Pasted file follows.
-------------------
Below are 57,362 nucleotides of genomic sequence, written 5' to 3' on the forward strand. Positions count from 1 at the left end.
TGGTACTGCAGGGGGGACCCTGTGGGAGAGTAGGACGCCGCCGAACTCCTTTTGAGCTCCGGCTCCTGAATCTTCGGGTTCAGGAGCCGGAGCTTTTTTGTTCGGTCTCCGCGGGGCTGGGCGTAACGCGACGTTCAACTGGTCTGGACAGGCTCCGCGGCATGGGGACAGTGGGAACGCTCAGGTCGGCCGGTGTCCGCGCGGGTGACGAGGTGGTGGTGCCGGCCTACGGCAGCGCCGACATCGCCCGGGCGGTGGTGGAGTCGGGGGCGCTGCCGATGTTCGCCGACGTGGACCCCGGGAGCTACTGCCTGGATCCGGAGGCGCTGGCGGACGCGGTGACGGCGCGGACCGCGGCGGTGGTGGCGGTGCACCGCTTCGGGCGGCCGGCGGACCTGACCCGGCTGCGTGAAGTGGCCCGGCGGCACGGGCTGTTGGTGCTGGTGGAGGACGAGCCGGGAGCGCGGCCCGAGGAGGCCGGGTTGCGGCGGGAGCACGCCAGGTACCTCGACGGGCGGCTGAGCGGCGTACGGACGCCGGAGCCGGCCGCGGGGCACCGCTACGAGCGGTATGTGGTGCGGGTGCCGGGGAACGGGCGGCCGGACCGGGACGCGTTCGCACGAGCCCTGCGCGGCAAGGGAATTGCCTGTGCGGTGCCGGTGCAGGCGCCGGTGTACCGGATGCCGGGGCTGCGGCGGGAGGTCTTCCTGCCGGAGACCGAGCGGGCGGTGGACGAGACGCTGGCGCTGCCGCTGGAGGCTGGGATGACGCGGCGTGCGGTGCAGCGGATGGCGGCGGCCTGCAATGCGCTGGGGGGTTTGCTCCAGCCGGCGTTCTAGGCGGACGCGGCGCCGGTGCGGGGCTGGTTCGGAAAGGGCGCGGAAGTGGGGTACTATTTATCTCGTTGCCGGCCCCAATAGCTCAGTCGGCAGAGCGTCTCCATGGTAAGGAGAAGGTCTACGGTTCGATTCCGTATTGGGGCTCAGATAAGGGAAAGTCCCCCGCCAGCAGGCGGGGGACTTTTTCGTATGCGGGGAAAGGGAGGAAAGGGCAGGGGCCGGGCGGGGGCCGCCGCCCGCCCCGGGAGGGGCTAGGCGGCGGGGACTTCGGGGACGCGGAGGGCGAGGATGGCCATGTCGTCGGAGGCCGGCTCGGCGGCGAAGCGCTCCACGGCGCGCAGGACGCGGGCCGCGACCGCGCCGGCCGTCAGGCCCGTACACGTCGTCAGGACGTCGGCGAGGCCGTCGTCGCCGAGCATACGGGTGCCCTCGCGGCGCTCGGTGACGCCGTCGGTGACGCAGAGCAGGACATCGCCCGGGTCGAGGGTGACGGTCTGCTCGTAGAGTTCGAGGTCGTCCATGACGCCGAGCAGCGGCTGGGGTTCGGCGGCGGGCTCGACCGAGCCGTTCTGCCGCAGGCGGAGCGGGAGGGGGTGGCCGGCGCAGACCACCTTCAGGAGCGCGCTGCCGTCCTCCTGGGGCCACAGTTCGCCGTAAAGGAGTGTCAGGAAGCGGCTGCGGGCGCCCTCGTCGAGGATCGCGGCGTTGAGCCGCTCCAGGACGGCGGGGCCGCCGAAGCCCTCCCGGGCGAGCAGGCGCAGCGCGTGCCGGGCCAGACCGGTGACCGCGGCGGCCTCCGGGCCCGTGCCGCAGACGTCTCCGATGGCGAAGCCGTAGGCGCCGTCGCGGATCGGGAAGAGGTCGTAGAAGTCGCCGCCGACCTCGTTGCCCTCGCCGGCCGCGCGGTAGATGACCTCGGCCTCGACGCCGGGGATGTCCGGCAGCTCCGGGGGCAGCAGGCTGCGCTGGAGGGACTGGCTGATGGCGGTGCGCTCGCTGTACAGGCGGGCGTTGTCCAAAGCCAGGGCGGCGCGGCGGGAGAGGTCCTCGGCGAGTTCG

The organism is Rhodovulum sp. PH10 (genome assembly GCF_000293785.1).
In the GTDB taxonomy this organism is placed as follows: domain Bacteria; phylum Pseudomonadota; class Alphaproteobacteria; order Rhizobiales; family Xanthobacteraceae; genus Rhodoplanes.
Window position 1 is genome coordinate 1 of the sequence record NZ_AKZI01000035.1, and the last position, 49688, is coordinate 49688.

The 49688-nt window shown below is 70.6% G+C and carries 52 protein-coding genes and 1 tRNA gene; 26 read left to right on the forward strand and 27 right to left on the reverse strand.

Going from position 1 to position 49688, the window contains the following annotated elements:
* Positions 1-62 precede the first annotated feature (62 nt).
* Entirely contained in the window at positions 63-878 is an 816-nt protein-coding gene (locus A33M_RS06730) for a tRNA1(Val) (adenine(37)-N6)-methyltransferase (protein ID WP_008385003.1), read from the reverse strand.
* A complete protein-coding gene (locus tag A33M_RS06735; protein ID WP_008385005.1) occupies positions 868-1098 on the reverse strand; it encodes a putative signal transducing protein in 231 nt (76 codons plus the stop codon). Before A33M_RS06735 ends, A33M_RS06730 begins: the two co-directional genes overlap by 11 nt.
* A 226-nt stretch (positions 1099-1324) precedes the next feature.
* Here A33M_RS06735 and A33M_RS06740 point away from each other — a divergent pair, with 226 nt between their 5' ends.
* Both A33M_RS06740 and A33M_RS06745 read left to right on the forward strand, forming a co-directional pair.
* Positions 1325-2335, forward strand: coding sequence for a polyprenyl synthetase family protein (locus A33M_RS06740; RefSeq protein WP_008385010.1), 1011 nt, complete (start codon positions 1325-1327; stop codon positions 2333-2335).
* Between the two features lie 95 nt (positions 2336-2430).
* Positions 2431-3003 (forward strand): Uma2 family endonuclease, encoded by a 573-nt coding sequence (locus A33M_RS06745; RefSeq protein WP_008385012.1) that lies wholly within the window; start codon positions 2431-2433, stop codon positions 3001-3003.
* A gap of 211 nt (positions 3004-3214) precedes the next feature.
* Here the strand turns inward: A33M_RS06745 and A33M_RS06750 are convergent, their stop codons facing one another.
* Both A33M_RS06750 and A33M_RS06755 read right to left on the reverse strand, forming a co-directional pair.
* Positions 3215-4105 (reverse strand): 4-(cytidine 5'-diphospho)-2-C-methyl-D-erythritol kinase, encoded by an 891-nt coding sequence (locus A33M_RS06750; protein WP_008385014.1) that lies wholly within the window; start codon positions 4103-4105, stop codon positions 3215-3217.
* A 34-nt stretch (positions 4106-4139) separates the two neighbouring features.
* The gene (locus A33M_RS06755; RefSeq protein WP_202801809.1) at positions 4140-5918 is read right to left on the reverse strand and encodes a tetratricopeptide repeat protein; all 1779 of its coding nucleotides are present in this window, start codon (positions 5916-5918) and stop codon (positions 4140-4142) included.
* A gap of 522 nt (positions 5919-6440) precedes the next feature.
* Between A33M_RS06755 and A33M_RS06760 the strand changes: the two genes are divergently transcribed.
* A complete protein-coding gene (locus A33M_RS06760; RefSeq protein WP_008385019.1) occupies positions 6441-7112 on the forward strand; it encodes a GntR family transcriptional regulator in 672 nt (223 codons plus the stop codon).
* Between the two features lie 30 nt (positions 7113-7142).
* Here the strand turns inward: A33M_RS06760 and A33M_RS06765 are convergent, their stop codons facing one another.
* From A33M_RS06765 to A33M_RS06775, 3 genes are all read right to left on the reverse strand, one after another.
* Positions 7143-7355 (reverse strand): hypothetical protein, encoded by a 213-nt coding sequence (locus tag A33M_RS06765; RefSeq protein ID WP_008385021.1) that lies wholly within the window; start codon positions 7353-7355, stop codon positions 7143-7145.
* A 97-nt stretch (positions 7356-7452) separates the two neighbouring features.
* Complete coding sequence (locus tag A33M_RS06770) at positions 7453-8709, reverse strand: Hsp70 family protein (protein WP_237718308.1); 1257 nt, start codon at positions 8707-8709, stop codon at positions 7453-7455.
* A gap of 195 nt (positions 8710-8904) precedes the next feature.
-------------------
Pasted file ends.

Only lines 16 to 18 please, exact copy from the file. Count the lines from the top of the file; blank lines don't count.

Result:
* Positions 2431-3003 (forward strand): Uma2 family endonuclease, encoded by a 573-nt coding sequence (locus A33M_RS06745; RefSeq protein WP_008385012.1) that lies wholly within the window; start codon positions 2431-2433, stop codon positions 3001-3003.
* A gap of 211 nt (positions 3004-3214) precedes the next feature.
* Here the strand turns inward: A33M_RS06745 and A33M_RS06750 are convergent, their stop codons facing one another.